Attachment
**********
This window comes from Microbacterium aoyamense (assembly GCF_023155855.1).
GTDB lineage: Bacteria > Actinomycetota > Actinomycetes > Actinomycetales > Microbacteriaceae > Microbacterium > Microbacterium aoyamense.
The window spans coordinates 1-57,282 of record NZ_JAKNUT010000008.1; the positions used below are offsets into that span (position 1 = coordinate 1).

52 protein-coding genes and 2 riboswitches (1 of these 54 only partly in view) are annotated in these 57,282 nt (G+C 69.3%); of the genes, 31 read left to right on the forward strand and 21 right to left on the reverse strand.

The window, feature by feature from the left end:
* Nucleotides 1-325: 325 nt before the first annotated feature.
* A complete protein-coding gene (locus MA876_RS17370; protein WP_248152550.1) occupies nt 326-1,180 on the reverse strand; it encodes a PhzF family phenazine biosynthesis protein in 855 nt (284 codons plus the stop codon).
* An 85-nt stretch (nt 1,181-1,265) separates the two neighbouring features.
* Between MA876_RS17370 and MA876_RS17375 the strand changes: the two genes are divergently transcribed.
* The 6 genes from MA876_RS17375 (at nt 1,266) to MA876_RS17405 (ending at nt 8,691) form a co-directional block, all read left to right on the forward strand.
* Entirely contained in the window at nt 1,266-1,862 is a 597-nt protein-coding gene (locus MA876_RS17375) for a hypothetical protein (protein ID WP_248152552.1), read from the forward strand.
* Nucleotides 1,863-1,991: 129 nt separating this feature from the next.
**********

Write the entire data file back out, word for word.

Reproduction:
This window comes from Microbacterium aoyamense (assembly GCF_023155855.1).
GTDB lineage: Bacteria > Actinomycetota > Actinomycetes > Actinomycetales > Microbacteriaceae > Microbacterium > Microbacterium aoyamense.
The window spans coordinates 1-57,282 of record NZ_JAKNUT010000008.1; the positions used below are offsets into that span (position 1 = coordinate 1).

52 protein-coding genes and 2 riboswitches (1 of these 54 only partly in view) are annotated in these 57,282 nt (G+C 69.3%); of the genes, 31 read left to right on the forward strand and 21 right to left on the reverse strand.

The window, feature by feature from the left end:
* Nucleotides 1-325: 325 nt before the first annotated feature.
* A complete protein-coding gene (locus MA876_RS17370; protein WP_248152550.1) occupies nt 326-1,180 on the reverse strand; it encodes a PhzF family phenazine biosynthesis protein in 855 nt (284 codons plus the stop codon).
* An 85-nt stretch (nt 1,181-1,265) separates the two neighbouring features.
* Between MA876_RS17370 and MA876_RS17375 the strand changes: the two genes are divergently transcribed.
* The 6 genes from MA876_RS17375 (at nt 1,266) to MA876_RS17405 (ending at nt 8,691) form a co-directional block, all read left to right on the forward strand.
* Entirely contained in the window at nt 1,266-1,862 is a 597-nt protein-coding gene (locus MA876_RS17375) for a hypothetical protein (protein ID WP_248152552.1), read from the forward strand.
* Nucleotides 1,863-1,991: 129 nt separating this feature from the next.